Liz Cheney: chicken, hawk, or both?

I’ve been enjoying the public back-and-forth between Rachel Maddow, host of the eponymous MSNBC show, and Liz Cheney, daughter of the former vice president and founder of Keep America Safe, a hawkish PAC. In the past weeks and months, Cheney has appeared on television, in print, on the Web — just about everywhere — talking ...

578673_091021_843066702.jpg
578673_091021_843066702.jpg

I've been enjoying the public back-and-forth between Rachel Maddow, host of the eponymous MSNBC show, and Liz Cheney, daughter of the former vice president and founder of Keep America Safe, a hawkish PAC.

In the past weeks and months, Cheney has appeared on television, in print, on the Web -- just about everywhere -- talking up her hard-line foreign-policy PAC and asserting that Obama's "‘radical' policies are placing us all at risk." A rhetorical question she posed, which appeared in the New York Times: "Mr. President, in a ticking time-bomb scenario, with American lives at stake, are you really unwilling to subject a terrorist to enhanced interrogation to get information that would prevent an attack?" (Putative White House answer: Yes.) The former State Department official and lawyer instead vocally advocates for policies more in line with the hard right, interventionist, neo-con fringe in the past administration.

This earned the PAC, well, a bit of flack from the left and center, along with slews of plain-old publicity (during its major fundraising drive, natch). Apparently, the push-back rubbed Cheney the wrong way -- and in response Keep America Safe put an advertisement up on its website, criticizing MSNBC for its negative coverage and asking "Why don't they want to talk substance" and "Why don't they want to debate the issues?"

I’ve been enjoying the public back-and-forth between Rachel Maddow, host of the eponymous MSNBC show, and Liz Cheney, daughter of the former vice president and founder of Keep America Safe, a hawkish PAC.

In the past weeks and months, Cheney has appeared on television, in print, on the Web — just about everywhere — talking up her hard-line foreign-policy PAC and asserting that Obama’s “‘radical’ policies are placing us all at risk.” A rhetorical question she posed, which appeared in the New York Times: “Mr. President, in a ticking time-bomb scenario, with American lives at stake, are you really unwilling to subject a terrorist to enhanced interrogation to get information that would prevent an attack?” (Putative White House answer: Yes.) The former State Department official and lawyer instead vocally advocates for policies more in line with the hard right, interventionist, neo-con fringe in the past administration.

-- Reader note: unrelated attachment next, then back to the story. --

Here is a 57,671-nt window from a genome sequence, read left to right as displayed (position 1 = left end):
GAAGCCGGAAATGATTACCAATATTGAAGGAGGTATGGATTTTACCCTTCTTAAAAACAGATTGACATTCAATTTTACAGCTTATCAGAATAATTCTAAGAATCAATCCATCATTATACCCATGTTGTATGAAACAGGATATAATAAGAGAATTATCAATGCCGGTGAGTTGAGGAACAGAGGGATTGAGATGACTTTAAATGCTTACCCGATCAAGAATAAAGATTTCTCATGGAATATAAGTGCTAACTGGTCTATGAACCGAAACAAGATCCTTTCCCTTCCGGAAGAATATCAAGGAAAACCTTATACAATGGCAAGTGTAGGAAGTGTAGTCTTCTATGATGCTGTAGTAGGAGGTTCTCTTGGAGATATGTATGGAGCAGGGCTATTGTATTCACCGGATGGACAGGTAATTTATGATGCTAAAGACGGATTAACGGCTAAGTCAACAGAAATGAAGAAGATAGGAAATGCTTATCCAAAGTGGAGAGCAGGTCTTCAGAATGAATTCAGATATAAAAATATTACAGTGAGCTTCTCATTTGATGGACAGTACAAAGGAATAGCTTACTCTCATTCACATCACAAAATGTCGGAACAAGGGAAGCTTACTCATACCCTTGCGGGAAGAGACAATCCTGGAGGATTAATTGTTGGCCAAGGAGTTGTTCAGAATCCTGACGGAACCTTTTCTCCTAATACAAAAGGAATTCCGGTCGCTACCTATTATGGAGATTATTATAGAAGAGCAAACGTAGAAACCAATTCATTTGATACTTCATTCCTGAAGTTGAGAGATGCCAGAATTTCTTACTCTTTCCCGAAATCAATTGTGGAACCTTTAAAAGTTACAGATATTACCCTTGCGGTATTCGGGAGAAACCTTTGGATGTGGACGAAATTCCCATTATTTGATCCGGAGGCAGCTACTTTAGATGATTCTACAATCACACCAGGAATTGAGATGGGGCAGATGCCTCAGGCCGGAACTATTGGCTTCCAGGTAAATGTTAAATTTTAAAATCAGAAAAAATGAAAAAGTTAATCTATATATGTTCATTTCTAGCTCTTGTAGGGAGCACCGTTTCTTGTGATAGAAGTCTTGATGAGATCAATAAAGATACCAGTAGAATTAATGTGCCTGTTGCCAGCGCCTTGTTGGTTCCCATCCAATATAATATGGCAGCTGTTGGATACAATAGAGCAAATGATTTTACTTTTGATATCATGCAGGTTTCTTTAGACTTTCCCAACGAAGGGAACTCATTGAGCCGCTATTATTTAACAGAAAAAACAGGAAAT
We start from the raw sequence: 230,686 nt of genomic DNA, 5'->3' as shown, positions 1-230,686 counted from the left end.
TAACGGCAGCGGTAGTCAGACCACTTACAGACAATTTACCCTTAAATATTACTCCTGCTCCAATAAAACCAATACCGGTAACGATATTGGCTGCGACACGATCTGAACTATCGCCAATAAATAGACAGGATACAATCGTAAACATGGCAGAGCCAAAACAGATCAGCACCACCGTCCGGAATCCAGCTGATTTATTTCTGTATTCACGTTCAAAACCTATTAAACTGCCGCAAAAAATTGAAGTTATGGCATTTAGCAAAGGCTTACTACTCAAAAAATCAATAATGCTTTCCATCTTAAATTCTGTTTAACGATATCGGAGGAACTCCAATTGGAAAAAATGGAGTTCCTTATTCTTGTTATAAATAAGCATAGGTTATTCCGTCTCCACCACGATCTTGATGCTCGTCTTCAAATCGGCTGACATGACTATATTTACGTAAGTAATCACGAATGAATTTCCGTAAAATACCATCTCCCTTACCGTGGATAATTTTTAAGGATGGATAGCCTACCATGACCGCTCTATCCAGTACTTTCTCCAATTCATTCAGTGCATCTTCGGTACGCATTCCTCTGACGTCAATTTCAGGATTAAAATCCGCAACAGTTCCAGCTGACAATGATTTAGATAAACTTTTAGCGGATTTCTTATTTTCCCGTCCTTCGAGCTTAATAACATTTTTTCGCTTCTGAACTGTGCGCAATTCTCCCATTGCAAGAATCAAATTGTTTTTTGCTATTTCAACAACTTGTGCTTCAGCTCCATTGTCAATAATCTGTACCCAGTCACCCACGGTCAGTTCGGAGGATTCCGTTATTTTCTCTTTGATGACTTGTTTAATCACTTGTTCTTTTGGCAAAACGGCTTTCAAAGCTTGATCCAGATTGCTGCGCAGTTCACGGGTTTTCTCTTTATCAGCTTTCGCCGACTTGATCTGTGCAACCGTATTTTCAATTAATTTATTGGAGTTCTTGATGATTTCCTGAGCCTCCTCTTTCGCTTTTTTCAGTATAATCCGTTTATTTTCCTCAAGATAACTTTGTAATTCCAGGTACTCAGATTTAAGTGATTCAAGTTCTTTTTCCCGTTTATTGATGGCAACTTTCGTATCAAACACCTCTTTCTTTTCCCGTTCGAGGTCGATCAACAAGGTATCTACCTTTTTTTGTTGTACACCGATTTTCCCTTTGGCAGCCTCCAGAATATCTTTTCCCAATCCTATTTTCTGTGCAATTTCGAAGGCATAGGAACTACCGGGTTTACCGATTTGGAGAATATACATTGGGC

This earned the PAC, well, a bit of flack from the left and center, along with slews of plain-old publicity (during its major fundraising drive, natch). Apparently, the push-back rubbed Cheney the wrong way — and in response Keep America Safe put an advertisement up on its website, criticizing MSNBC for its negative coverage and asking “Why don’t they want to talk substance” and “Why don’t they want to debate the issues?”

Enter Maddow. As it turns out, the liberal television host had invited Cheney on her show dozens of times, and Cheney had always declined. So, Maddow called Cheney out, publicly offering to have the neo-con on the popular show to talk shop. Alas, it seems Cheney is more chicken than hawk — she said she would appear on Hannity instead.

I felt a twinge of disappointment, as I would have loved to have seen the Maddow vs. Cheney debate — particularly because Maddow is the talking head with the best handle on foreign-policy and security issues. In short: She is a wonk. Before her show hit the big time, she was planning to write a book on the military’s effects on Washington politics, a project now shelved. She loves talking about the GI bill. She regularly hosts military and defense policy experts. In a quick scan of her shows and Keith Olbermann’s over the past month, she devotes something like twice the time to defense and foreign policy issues. And I’d love to see more figures from across the aisle speak with her.

Getty Images

Annie Lowrey is assistant editor at FP.
Tag: Media

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